The National Science Foundation has awarded $3 million to establish a NSF Research Traineeship at the University of Washington for graduate students in quantum information science and technology. The new traineeship — known as Accelerating Quantum-Enabled Technologies, or AQET — will make the UW one of just “a handful” of universities with a formal, interdisciplinary QIST curriculum.


August 26, 2020

Faculty from Allen School, Evans School tapped for NSF institutes on artificial intelligence

The National Science Foundation has announced five new institutes devoted to AI research and based at universities around the country. Six University of Washington faculty will be affiliated with the institutes.


August 20, 2020

Faculty/staff honors: Public service award, endowed professorship, cybersecurity grant — and a UW professor among Talented 12

Jessica Ray, UW assistant professor of civil and environmental engineering, has been named a member of the 2020 Talented 12 list of young chemists working to solve world problems by the weekly newsmagazine Chemical & Engineering News, or C&EN.

Recent honors and grants to University of Washington faculty and staff have come from the American Chemical Society, the Carnegie Corporation of New York, the National Science Board and the family of engineers Ganesh and Hema Moorthy.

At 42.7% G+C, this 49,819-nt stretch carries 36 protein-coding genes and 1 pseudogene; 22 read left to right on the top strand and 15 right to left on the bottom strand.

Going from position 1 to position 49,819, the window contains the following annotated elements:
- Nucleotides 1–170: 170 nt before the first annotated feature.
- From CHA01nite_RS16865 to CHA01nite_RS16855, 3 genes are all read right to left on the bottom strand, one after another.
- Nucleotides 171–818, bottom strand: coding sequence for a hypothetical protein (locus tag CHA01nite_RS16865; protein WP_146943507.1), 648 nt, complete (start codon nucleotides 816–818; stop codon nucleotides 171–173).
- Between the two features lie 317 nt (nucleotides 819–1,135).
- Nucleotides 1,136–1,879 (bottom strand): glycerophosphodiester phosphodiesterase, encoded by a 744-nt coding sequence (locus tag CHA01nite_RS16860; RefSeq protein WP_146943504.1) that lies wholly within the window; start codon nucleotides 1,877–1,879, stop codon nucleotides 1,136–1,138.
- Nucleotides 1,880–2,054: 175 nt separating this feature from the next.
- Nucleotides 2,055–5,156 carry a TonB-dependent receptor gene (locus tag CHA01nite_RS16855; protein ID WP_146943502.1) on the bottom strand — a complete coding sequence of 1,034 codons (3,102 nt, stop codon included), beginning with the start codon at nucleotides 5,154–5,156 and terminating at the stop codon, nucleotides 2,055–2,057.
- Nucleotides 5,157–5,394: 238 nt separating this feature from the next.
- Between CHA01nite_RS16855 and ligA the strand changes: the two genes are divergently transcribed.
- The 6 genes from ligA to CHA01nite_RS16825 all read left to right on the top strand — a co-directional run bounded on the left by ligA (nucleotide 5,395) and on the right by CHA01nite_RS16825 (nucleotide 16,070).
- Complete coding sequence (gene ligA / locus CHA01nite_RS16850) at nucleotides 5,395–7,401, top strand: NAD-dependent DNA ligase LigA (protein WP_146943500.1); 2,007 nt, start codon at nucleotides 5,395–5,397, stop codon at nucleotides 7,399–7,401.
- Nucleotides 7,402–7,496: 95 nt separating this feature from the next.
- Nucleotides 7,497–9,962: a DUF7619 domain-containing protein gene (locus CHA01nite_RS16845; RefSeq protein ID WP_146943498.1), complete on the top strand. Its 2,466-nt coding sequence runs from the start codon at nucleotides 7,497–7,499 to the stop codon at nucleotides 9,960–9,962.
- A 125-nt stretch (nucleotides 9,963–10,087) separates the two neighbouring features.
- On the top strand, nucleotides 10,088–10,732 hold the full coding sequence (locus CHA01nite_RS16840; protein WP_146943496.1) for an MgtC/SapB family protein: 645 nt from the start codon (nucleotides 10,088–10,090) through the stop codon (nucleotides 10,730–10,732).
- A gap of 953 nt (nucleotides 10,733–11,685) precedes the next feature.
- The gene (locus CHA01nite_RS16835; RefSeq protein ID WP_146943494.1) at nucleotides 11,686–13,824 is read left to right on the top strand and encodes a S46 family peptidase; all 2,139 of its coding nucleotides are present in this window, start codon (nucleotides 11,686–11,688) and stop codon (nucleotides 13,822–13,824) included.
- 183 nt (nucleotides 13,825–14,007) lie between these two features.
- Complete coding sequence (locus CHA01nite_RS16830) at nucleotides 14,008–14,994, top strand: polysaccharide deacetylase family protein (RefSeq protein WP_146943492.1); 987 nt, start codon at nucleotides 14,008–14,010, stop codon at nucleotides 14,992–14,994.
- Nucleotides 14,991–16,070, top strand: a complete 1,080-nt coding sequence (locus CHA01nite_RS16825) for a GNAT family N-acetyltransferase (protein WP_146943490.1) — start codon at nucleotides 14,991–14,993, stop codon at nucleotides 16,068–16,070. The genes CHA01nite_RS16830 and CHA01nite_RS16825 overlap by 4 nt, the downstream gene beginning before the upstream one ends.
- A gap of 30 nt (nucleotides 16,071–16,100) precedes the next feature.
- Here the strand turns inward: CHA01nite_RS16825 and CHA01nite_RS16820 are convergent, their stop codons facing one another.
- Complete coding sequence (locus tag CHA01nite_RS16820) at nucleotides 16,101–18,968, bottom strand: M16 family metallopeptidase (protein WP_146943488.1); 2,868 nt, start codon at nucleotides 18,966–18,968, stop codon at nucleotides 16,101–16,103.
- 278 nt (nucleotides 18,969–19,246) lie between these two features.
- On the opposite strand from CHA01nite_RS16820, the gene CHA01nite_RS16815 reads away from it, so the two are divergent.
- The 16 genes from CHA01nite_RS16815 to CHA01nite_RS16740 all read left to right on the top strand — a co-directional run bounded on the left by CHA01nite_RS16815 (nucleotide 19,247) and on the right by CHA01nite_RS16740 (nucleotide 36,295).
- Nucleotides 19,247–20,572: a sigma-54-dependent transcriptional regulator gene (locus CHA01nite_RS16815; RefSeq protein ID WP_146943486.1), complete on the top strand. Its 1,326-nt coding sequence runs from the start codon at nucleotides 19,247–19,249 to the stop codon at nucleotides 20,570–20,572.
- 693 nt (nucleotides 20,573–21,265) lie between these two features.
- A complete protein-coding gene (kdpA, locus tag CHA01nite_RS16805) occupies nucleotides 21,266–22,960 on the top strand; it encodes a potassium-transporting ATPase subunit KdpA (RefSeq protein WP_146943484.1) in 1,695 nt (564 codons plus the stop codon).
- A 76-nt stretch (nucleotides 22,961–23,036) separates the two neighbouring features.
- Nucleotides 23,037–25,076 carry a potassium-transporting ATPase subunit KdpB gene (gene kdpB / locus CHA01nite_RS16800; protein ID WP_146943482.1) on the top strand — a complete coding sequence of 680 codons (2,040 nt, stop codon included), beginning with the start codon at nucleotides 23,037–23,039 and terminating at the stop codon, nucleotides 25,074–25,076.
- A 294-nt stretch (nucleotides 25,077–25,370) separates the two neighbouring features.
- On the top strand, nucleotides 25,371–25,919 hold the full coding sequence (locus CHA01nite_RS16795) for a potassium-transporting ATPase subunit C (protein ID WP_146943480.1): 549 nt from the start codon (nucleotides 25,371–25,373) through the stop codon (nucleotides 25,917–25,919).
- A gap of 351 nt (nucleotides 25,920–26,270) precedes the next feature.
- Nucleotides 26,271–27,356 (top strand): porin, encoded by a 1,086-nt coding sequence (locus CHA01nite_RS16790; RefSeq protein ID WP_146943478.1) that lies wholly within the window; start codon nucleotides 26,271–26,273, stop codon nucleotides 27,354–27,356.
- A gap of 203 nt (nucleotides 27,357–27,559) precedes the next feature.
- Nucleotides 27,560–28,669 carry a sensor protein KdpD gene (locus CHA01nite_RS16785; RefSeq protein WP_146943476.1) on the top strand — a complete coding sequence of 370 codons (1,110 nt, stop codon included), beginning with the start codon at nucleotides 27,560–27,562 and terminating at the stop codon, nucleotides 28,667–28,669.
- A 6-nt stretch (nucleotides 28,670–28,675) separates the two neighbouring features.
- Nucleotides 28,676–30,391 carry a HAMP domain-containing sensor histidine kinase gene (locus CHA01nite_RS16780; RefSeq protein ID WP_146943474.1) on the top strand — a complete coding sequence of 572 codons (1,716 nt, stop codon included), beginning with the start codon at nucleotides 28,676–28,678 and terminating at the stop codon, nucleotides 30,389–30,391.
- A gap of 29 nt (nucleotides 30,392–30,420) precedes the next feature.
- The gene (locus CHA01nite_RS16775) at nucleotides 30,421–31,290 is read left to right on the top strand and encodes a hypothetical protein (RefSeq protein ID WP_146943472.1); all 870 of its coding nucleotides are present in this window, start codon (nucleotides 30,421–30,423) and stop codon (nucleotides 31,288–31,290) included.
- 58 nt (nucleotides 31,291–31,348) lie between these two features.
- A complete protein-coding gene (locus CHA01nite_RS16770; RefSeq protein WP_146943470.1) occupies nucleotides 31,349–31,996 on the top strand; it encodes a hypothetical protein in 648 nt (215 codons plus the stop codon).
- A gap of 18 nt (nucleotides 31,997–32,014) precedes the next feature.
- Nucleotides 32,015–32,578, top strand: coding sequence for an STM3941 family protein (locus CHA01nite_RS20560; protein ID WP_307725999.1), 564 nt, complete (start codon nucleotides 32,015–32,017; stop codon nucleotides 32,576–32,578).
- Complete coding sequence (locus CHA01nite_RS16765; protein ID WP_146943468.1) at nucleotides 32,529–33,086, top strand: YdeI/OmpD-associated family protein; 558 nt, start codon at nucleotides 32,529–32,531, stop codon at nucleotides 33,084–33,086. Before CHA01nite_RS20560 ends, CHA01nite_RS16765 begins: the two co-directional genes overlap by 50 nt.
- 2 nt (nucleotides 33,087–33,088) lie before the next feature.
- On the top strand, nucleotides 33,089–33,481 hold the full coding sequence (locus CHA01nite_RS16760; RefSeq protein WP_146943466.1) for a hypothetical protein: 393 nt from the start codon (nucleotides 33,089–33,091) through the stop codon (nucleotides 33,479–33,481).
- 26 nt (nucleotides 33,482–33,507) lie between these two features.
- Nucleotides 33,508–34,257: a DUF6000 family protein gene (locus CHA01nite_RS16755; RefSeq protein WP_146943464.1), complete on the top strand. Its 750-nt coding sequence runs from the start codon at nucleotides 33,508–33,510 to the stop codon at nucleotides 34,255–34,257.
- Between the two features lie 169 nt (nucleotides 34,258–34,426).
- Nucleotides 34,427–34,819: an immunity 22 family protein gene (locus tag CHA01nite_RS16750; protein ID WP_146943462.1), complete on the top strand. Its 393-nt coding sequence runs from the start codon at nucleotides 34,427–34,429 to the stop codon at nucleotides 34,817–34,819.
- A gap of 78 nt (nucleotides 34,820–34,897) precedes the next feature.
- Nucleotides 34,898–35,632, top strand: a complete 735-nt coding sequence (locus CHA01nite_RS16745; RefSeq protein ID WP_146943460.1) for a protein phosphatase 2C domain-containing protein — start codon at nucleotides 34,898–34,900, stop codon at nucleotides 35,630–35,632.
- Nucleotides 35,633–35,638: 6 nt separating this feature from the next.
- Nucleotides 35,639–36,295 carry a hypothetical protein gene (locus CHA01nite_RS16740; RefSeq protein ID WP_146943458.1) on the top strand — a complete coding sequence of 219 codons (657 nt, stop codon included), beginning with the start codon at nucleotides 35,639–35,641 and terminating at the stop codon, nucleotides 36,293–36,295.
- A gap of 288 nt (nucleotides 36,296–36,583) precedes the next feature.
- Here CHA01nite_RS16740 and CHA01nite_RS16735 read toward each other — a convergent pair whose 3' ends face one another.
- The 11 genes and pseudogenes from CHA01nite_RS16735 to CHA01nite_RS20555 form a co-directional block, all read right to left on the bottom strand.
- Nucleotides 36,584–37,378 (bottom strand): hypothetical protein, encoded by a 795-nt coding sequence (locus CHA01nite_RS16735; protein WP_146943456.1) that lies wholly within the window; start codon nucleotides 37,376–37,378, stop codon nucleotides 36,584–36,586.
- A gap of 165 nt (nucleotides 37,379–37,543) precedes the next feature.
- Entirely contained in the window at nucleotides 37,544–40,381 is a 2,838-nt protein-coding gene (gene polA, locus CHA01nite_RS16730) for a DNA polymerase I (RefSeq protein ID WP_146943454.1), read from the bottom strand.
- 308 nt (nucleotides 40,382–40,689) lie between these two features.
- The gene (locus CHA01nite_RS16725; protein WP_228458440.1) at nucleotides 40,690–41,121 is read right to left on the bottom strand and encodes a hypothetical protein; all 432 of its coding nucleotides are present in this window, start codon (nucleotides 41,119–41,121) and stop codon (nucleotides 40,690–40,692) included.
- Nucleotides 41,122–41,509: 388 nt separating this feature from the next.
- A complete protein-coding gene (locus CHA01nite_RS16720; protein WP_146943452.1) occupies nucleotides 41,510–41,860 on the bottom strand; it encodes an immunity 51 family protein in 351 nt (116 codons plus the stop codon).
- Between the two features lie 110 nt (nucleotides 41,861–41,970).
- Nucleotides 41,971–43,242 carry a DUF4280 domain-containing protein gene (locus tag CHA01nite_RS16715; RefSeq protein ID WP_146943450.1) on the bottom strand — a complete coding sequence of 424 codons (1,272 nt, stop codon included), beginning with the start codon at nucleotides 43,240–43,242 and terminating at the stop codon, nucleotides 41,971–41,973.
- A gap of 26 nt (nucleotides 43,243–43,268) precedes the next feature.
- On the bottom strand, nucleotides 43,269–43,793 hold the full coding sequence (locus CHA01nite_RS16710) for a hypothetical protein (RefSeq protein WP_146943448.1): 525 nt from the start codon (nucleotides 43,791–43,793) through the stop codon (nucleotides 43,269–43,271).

August 14, 2020

UW team developing model to help lower COVID-19 infections in King County, guide eventual vaccine distribution

A UW Medicine worker wearing personal protective equipment stands outside a car at a drive up testing clinic

A UW team has received a grant to develop a model that uses local data to generate policy recommendations that could help lower COVID-19 infections in King County.


July 16, 2020

7 University of Washington researchers elected to the Washington State Academy of Sciences in 2020

Seven scientists and engineers at the University of Washington have been elected to the Washington State Academy of Sciences, according to an announcement July 15 by the academy.


July 15, 2020